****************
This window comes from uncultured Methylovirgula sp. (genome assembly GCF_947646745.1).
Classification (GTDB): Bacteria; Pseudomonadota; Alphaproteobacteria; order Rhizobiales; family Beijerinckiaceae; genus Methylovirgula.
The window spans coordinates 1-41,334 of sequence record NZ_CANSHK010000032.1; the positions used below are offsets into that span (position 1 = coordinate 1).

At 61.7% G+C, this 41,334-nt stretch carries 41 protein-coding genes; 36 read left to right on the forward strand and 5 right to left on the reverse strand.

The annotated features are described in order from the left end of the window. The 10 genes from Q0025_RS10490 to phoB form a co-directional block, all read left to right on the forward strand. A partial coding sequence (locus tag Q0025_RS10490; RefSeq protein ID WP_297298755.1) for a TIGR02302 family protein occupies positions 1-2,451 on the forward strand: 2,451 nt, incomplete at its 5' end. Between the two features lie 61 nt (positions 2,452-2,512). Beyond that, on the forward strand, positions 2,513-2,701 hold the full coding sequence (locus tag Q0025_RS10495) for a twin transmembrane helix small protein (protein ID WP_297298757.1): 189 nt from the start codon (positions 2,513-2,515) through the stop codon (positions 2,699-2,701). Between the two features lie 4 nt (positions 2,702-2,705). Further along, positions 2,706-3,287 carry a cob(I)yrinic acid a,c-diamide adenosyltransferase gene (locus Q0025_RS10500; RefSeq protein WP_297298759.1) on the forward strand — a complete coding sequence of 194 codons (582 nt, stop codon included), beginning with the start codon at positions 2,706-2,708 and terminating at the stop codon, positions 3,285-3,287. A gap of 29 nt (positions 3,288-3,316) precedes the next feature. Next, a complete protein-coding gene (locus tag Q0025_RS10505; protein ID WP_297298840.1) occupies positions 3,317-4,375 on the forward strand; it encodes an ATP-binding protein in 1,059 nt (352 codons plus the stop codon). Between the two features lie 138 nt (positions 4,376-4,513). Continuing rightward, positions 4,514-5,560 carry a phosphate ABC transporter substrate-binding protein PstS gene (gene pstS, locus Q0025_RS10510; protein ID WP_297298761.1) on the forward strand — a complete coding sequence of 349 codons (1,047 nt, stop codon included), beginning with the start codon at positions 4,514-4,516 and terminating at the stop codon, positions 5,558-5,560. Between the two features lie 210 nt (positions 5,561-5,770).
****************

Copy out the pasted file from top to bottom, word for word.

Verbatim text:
This window comes from uncultured Methylovirgula sp. (genome assembly GCF_947646745.1).
Classification (GTDB): Bacteria; Pseudomonadota; Alphaproteobacteria; order Rhizobiales; family Beijerinckiaceae; genus Methylovirgula.
The window spans coordinates 1-41,334 of sequence record NZ_CANSHK010000032.1; the positions used below are offsets into that span (position 1 = coordinate 1).

At 61.7% G+C, this 41,334-nt stretch carries 41 protein-coding genes; 36 read left to right on the forward strand and 5 right to left on the reverse strand.

The annotated features are described in order from the left end of the window. The 10 genes from Q0025_RS10490 to phoB form a co-directional block, all read left to right on the forward strand. A partial coding sequence (locus tag Q0025_RS10490; RefSeq protein ID WP_297298755.1) for a TIGR02302 family protein occupies positions 1-2,451 on the forward strand: 2,451 nt, incomplete at its 5' end. Between the two features lie 61 nt (positions 2,452-2,512). Beyond that, on the forward strand, positions 2,513-2,701 hold the full coding sequence (locus tag Q0025_RS10495) for a twin transmembrane helix small protein (protein ID WP_297298757.1): 189 nt from the start codon (positions 2,513-2,515) through the stop codon (positions 2,699-2,701). Between the two features lie 4 nt (positions 2,702-2,705). Further along, positions 2,706-3,287 carry a cob(I)yrinic acid a,c-diamide adenosyltransferase gene (locus Q0025_RS10500; RefSeq protein WP_297298759.1) on the forward strand — a complete coding sequence of 194 codons (582 nt, stop codon included), beginning with the start codon at positions 2,706-2,708 and terminating at the stop codon, positions 3,285-3,287. A gap of 29 nt (positions 3,288-3,316) precedes the next feature. Next, a complete protein-coding gene (locus tag Q0025_RS10505; protein ID WP_297298840.1) occupies positions 3,317-4,375 on the forward strand; it encodes an ATP-binding protein in 1,059 nt (352 codons plus the stop codon). Between the two features lie 138 nt (positions 4,376-4,513). Continuing rightward, positions 4,514-5,560 carry a phosphate ABC transporter substrate-binding protein PstS gene (gene pstS, locus Q0025_RS10510; protein ID WP_297298761.1) on the forward strand — a complete coding sequence of 349 codons (1,047 nt, stop codon included), beginning with the start codon at positions 4,514-4,516 and terminating at the stop codon, positions 5,558-5,560. Between the two features lie 210 nt (positions 5,561-5,770).